There are perhaps few things as American as a public library. Beginning in the early 18th century, Anglican missions in the colonies often subsidized libraries and the first public library in the colonies was founded in Boston before 1725. Benjamin Franklin famously founded a library in Philadelphia. Andrew Carnegie built more than two thousand libraries across the country. Today, the American Library Association boasts that there are more than 119,487 libraries in the U.S. Despite their long history, American libraries now suffer from declining popularity and rising operating costs. In Washington, D.C., the city is attempting to mitigate these costs through a public-private partnership agreement for its new West End library. The arrangement is a new way of looking at the public library, but no change comes without controversy.
Set to open on December 9 after years of planning and construction, the new library will be a tenant in a development that also includes 7,300 square feet of retail space, 71 high-end condos, and 93 apartments. The development was first proposed in 2007 but met with resistance because of its blend of public and private use areas. As a public-private partnership, the District of Columbia agreed to cede ownership of three parcels of land to EastBanc, a development company, with an agreement that the company would build both a new library and a new fire station as part of its development.
The old library was razed in 2014. This is the first time that a D.C. public library will be a tenant in a privately-owned building. The arrangement was the subject of a lawsuit by Ralph Nader and his group, the Library Renaissance Project.
The Library Renaissance Project sued, arguing that the development project did not have sufficient affordable housing. Nader admitted later that he thought EastBanc was making too much money off the deal, but the completion of the development was delayed by a full two years.
The West End development was the first time that Washington had adopted the public-private partnership model, which can help municipalities to better shoulder the costs of building new community facilities. Proponents argue that these arrangements allow government to take advantage of private-sector expertise and that they are especially useful for infrastructure projects. These public-private partnerships look different depending on the state and local regulations. Some projects involve arrangements to share a building. Others, such as a public library built in Dallas, Texas, share parking lots with nearby shopping centers.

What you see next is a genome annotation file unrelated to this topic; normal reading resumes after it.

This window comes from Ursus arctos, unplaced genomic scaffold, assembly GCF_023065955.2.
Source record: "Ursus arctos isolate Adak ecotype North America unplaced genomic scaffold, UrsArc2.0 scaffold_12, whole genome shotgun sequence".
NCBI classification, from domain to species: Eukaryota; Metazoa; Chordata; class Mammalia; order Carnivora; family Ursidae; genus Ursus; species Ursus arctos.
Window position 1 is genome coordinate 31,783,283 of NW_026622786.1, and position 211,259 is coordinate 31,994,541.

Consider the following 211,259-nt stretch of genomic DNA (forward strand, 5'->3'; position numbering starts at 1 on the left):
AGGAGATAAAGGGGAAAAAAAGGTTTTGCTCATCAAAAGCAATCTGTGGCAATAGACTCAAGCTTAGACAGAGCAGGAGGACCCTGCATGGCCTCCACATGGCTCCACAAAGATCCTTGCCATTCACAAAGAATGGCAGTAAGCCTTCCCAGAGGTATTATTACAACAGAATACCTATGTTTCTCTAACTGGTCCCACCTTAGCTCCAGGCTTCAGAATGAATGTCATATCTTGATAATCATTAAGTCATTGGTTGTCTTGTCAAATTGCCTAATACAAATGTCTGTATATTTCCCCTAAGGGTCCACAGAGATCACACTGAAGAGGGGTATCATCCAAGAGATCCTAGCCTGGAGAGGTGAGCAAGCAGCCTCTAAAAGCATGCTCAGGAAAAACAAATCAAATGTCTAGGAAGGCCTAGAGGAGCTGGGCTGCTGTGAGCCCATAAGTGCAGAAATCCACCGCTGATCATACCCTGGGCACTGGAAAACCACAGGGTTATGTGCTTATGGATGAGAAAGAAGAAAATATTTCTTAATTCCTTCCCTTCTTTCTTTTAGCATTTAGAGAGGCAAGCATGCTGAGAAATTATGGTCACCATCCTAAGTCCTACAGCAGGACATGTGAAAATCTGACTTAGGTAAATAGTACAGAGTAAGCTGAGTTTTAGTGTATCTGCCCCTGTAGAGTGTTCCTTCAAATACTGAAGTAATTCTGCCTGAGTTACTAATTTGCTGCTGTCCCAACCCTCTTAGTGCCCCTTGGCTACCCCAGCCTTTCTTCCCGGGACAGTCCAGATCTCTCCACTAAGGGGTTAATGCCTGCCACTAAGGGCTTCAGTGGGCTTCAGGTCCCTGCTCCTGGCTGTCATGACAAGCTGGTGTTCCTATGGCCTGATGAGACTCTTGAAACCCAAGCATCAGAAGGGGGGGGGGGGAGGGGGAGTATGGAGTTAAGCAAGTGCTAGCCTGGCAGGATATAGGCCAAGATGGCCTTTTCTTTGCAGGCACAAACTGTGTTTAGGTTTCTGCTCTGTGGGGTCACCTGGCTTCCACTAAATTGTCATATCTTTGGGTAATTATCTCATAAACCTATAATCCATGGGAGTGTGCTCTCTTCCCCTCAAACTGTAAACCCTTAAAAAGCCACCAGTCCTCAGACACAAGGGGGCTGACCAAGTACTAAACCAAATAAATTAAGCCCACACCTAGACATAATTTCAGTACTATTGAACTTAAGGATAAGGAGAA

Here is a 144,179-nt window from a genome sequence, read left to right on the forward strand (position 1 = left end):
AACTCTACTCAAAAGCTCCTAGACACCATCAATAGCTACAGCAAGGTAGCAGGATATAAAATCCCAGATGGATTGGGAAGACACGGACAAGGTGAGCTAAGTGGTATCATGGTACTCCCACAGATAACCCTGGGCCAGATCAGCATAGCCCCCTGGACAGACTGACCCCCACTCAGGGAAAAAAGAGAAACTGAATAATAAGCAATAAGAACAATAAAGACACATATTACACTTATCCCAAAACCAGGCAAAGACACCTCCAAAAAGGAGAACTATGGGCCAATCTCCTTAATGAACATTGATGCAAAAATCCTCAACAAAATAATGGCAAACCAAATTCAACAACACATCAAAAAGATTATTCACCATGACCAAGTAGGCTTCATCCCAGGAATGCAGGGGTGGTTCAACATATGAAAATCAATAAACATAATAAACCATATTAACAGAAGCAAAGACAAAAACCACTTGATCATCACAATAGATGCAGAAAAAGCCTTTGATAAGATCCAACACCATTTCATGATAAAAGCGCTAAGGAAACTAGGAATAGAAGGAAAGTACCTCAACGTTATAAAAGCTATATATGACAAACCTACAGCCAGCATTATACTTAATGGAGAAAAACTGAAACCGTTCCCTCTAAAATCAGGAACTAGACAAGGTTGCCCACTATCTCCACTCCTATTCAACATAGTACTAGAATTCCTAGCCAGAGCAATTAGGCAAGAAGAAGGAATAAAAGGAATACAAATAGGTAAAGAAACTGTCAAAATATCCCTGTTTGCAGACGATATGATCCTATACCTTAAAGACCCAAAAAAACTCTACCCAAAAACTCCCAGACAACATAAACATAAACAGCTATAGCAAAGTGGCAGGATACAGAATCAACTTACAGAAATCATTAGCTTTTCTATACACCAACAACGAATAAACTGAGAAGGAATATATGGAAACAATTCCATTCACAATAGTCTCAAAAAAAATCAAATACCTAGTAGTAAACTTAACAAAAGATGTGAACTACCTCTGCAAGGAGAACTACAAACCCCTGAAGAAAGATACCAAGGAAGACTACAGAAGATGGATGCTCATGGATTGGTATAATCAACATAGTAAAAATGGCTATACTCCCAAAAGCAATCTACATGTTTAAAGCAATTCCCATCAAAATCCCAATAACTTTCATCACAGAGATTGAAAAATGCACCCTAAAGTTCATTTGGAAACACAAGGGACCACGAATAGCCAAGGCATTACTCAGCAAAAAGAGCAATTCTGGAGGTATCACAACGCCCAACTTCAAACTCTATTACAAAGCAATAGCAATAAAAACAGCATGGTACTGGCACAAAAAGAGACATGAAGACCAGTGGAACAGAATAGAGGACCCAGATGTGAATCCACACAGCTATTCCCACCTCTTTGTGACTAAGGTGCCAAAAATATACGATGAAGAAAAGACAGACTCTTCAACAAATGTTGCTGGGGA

The necessity of a unique arrangement like the public-private partnership shows the uncertain state of libraries today. They may be serving more patrons than ever, but as a percentage of the total population, fewer Americans are making use of public libraries.
Libraries hold a peculiar place in the American psyche. Most Americans like them–recent poll numbers report that three out of four Americans believe that libraries well serve the needs of their communities. Nearly 90 percent say that closing the local public library would hurt their community. When the question is more individually tailored, the numbers drop. Only 65 percent of Americans say that closing the local library would hurt them or their family. The same poll found that less than half of the population had actually been to a library in the last year and fewer than four in ten men had.
Statistics show that Washington’s libraries are already underused compared to the nearby area, despite the large sums of money spent on them. The 26 libraries in Washington, D.C. house a collection of more than 1.8 million print materials. Last year, statistics from the Institute for Library and Museum Services found that 314,000 people used the library, making a total of 4,189,520 visits. The system spent more than $54 million in the same period, making the cost per visit about $13. That’s twice the cost per visit of libraries in Virginia.
For Washington, a public-private partnership helped to bring about a new library facility that otherwise was unlikely to be built. After years of checking out books from other branches or the temporary library set up in the Watergate building, neighborhood readers will likely be pleased with the convenience of the new arrangement as well. Still, creative financing can do little to cover up the uncertain foundation of D.C.’s libraries. People like libraries, they just don’t always like to visit them.